Laitinen, Sirkka
D.69 | Wednesday, 18 July 2007, 12:30 - 13:00, Room D1
Visual media! At the crossroads of media and art education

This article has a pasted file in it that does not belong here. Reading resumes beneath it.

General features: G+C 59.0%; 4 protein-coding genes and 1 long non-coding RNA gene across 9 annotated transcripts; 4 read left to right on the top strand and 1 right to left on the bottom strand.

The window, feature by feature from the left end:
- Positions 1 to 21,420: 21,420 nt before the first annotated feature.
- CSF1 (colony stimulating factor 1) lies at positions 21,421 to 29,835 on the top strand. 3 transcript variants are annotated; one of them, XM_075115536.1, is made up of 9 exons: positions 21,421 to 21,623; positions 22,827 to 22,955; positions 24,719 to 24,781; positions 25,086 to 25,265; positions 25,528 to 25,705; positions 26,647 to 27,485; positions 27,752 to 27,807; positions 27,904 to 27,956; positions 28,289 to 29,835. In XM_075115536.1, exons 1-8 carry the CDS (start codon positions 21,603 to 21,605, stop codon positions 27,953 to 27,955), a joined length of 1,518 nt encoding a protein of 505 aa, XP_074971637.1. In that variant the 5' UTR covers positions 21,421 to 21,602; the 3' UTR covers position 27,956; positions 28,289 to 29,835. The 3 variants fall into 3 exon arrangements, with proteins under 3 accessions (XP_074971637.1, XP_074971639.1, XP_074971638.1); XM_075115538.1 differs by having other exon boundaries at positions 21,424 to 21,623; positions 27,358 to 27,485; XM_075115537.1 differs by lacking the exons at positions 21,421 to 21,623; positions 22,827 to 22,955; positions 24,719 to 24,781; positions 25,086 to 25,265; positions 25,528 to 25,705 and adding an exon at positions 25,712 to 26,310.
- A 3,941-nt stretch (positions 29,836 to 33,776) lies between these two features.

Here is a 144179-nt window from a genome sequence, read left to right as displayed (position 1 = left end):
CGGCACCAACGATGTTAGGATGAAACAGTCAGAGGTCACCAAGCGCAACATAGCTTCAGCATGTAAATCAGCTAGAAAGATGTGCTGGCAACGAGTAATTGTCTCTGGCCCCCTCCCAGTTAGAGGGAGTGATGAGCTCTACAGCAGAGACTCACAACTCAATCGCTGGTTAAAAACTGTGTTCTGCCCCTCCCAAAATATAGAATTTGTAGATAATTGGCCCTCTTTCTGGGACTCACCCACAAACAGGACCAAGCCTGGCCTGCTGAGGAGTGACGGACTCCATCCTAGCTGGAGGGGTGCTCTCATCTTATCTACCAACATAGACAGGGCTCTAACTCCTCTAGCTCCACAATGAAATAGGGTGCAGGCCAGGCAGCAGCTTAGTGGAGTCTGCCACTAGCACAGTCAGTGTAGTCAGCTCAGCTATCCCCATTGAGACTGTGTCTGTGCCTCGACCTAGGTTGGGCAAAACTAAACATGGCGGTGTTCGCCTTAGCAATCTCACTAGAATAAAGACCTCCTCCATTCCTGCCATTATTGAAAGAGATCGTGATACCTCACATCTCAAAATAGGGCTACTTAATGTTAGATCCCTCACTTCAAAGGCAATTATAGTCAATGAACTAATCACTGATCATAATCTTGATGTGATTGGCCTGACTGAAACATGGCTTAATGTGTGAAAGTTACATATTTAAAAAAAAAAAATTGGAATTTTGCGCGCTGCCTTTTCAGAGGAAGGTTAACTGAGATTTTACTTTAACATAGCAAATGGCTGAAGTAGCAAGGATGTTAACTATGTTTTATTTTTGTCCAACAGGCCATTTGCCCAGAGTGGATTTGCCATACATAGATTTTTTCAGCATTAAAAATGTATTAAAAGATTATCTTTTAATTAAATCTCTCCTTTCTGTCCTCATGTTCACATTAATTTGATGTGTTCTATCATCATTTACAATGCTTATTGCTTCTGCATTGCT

Television, videos, computer games and music are in Finland, as in many other countries, part of children's everyday life, when they are not at school. Many television programs and the information that they supply for different trademarks are central to children's and youngsters' mutual communication. Finland, as one of the pioneers of information technology, has set it's children as guinea pigs for constructing information society (Tamminen 2001, 234- 235). Even in the industrialized Western-European countries, children and youngsters do not usually use these creative opportunities offered by digital media. They rather use their personal computers for playing games and writing their homework assignments. (Buckingham 2003, 13- 19) Where do we need the media education offered in schools? Why should all, and not just the "freaks", know how the daily media-attacks that they are under, are made? People's experiences are increasingly transmitted by different medias. Cultural visualization is one part of "medialization". Cultural multimodalization is visible in the media and in other functions of society. Art can also be expressed in many forms. In the current age of digitalization, some forms of expression have become at some levels technically similar to each other. (Kress & van Leeuwen 2001, 1- 2) Some activities that are linked to media education are established in everyday schoolwork. The courses of media education can be seen in many curriculums of different subjects in elementary and high school in Finland. Media education has been divided between many subjects. Is the media being learned or is it just text in the curriculum? In art classes the visual media has been taught by the name "mass communication" since 1970's in accordance with the first curriculum for elementary schools. Photography, advertisements and films became part of high school art classes already in the 1960's in Finland. Also, teaching typography was preceded by penmanship that was taught in art classes. How can visual media education be seen in the entirety of school? There can be many different aspects in school's media education: technical, social and art educational. They are not exclusionary to one another. In the art educational aspect the command and assessment of codes, structures and shapes are emphasized. The way the material is being treated and narrated for presentation, is important. (Kotilainen 1999, 44) Visual production has to be in the centre of media education, so that the media, which is turning more and more visual, can be manageable. Media education should not be a detached subject, which would separate the central forms of expression of contemporary culture from the continuum of cultural history of mankind. On the contrary, media education should be part of teaching in every serious subject. According to Ian Wall, director of the British Film Education-organization, no such subject should be taught in school that does not take contemporary media into account (Wall, 8.11.2004.). Art education is not about teaching good taste, but about considering aesthetical and ethical values by creating pictures. These fundamental issues suit well also in media education. It is not appropriate for media education to be humiliated by commercial values, nor is it correct to center on remote moralization. Media and art education have something in common regarding the emphasizing of the dialogue between teacher and student. Good and bad, beauty and ugliness are being examined and witnessed in both. Reviewing and producing both media and art is about making one's own choices. According to Elliot Eisner, there is in school a lot of routine work, which leads to convergent thinking and where emotions play no role in problem-solving. In art education it is possible for student to understand that there are different ways to think, live and exist. (Eisner 2001, 8- 9) Eisner sees that the aspects of visual culture should be integrated to art education. Studying visual forms in their context is in accordance with the traditional objectives of art education. It is important to raise student's awareness of policy of the picture. The aspects of visual culture are, in fact, included in the art education. This is one way in which art education influences student's everyday life. (Eisner 2001, 10) Could it be that the idea of media and art education is returning children to the nearness of real-life joys and challenges? It is in the growing virtual visual world, where those skills, that art education provides, are needed. Art education is, by nature, doing that is connected with thoughts, experiences and feelings. It is also a way for deeper understanding for visual realities made by others. Those who make the curriculum real are the teachers, whose knowledge and know-how define the quality of education. Turning the curriculum into reality requires work and a sense of direction that is based on a solid know-how. Teaching an image necessitates expertise, meaning a teacher of visual arts. In the field of verbal communication the expert is the teacher of that language. Mandatory art classes are needed in all grades so that co-operation in understanding picture and words would be possible. Modern art education is linked to quality media education by the insight of the roles of the student and the teacher in the nearness of the picture. Both roles are about making choices, that have to be made on expressive, technical, aesthetical and ethical aspects. These aspects are part of all pictures and messages. Learning art is not only doing, but also understanding through doing.
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